Five Questions with Damiani Wine Cellars’ Phil Arras


Phil Arras has been at Damiani Wine Cellars for 10 years and has served as head winemaker for the past seven. A native of Philadelphia, Phil arrived at Cornell University to obtain a degree in Philosophy with no designs to pursue a career in the wine industry. As he explored his education, he began to feel his interests shift toward the physical sciences, and concurrently discovered his passion for wine during his senior year wine appreciation course.

Having fallen in love with the Finger Lakes Region, and seeing winemaking as a blend of art and science, Phil worked a series of harvests and learned his craft in the cellar as an assistant before moving into the head winemaking position. He feels like his own growth over the past decade has mirrored the Finger Lakes as a whole. Phil states, “Winemaking and grape growing are getting better and better. It feels like the region has been on the cusp for a number of years; the quality is really at the tipping point in the Finger Lakes although there is so much more that needs to happen.”

1) What’s your favorite varietal/label that Damiani offers and why?

For the reds, it’s Lemberger. So unique in flavor and aroma; licorice and flowers, crunchy red fruit and ripe cherry/raspberry — medium body and tannin and it does well in our climate, year in and year out, which is more rare on the red varietals. Fun grape to work with.

2) Is there a wine you’d like to make that you currently do not offer? Any plans to pursue it in the near future?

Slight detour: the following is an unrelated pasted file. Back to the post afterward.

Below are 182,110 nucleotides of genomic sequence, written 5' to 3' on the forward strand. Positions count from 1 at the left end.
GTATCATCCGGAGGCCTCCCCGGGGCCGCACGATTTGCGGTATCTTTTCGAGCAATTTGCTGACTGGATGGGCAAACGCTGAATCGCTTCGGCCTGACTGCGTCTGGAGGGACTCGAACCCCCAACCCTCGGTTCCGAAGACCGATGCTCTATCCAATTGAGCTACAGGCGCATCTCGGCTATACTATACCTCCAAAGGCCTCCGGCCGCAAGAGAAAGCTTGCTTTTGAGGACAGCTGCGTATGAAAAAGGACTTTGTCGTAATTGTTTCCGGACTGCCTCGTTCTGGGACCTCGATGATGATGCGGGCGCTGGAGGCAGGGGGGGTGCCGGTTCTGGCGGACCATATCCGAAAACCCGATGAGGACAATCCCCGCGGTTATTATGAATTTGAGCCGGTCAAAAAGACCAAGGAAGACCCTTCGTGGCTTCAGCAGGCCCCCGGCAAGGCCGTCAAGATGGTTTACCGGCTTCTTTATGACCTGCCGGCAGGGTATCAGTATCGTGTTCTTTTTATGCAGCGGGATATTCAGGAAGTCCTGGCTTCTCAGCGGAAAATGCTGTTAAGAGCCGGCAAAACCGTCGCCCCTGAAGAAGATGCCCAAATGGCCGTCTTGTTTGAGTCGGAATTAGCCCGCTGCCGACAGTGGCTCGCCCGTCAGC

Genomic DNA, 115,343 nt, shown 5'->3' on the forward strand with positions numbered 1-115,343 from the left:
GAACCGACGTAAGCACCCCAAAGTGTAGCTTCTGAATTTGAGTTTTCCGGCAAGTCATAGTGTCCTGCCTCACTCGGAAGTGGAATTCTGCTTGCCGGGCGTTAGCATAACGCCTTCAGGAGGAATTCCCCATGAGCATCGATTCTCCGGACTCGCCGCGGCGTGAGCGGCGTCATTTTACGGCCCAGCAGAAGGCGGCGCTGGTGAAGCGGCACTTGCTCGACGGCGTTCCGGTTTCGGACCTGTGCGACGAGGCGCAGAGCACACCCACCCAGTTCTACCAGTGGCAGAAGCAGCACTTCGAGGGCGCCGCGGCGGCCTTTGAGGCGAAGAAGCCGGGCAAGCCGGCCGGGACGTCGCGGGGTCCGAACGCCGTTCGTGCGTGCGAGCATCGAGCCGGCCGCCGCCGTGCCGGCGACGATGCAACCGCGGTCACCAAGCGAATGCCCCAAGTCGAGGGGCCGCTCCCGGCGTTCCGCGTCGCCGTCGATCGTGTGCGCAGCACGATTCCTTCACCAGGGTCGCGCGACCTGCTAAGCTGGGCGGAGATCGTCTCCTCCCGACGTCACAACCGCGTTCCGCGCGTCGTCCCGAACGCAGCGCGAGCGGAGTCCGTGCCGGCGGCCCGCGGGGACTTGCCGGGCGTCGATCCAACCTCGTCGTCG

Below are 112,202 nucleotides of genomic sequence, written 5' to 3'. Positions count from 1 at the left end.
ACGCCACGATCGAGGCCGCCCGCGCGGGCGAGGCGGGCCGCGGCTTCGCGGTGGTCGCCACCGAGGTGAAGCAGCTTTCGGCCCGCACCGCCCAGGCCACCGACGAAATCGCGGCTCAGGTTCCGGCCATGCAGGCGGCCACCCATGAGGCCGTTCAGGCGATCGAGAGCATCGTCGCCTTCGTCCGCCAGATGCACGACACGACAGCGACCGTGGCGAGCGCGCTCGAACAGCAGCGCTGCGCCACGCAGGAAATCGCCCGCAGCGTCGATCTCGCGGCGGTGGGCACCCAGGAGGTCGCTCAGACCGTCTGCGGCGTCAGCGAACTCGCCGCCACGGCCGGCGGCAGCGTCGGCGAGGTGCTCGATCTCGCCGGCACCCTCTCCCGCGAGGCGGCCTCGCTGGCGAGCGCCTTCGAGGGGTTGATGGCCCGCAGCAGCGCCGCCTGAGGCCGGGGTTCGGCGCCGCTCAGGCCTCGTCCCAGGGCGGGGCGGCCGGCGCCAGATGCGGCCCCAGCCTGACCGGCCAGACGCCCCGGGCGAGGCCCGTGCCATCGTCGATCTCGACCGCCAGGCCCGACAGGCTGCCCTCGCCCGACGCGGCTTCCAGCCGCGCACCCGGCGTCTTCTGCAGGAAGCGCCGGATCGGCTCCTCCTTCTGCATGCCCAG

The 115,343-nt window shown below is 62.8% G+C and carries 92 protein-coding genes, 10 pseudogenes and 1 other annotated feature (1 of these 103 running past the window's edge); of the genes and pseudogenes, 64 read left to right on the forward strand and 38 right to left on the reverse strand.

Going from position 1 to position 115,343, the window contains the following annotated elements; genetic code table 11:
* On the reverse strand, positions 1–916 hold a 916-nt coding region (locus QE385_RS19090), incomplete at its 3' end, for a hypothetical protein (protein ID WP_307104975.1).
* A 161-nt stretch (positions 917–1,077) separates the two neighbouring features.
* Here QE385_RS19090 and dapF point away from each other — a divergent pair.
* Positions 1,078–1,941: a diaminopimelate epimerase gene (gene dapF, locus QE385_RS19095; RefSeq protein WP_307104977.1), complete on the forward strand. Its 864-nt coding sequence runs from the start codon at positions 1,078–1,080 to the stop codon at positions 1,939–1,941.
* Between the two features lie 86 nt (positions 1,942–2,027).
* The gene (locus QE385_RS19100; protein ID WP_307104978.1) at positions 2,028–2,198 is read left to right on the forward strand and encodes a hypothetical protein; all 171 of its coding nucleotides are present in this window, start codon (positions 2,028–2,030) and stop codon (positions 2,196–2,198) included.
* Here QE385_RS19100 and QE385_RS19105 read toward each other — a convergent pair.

For Damiani, Zweigelt and Grüner Veltliner. I make a Zweigelt for my own small wine project, but I’d be interested in making it in greater quantities. I’m a big fan of the lesser known vinifera from cooler climates around the world similar to the Finger Lakes.  

3) What’s the hardest thing about viticulture/winemaking in the Finger Lakes (perhaps an element that is often overlooked)?

Maintaining clean ripe fruit. Our vintages are highly variable in terms of rain/heat/sun, so every year is very different and offers its own challenges.   

4) Of course the Finger Lakes region is your favorite, but what’s your second favorite wine region in the U.S. or the world?

Oregon and Burgundy. I’m a big fan of Pinot Noir and Chardonnay, both of which are star players in those regions. These regions give me something to strive towards, in terms of quality if not in terms of style. 

5) What is the biggest misconception the public has about Finger Lakes wine?

That our wine is all native/hybrid or Riesling, and either way it’s all sweet.

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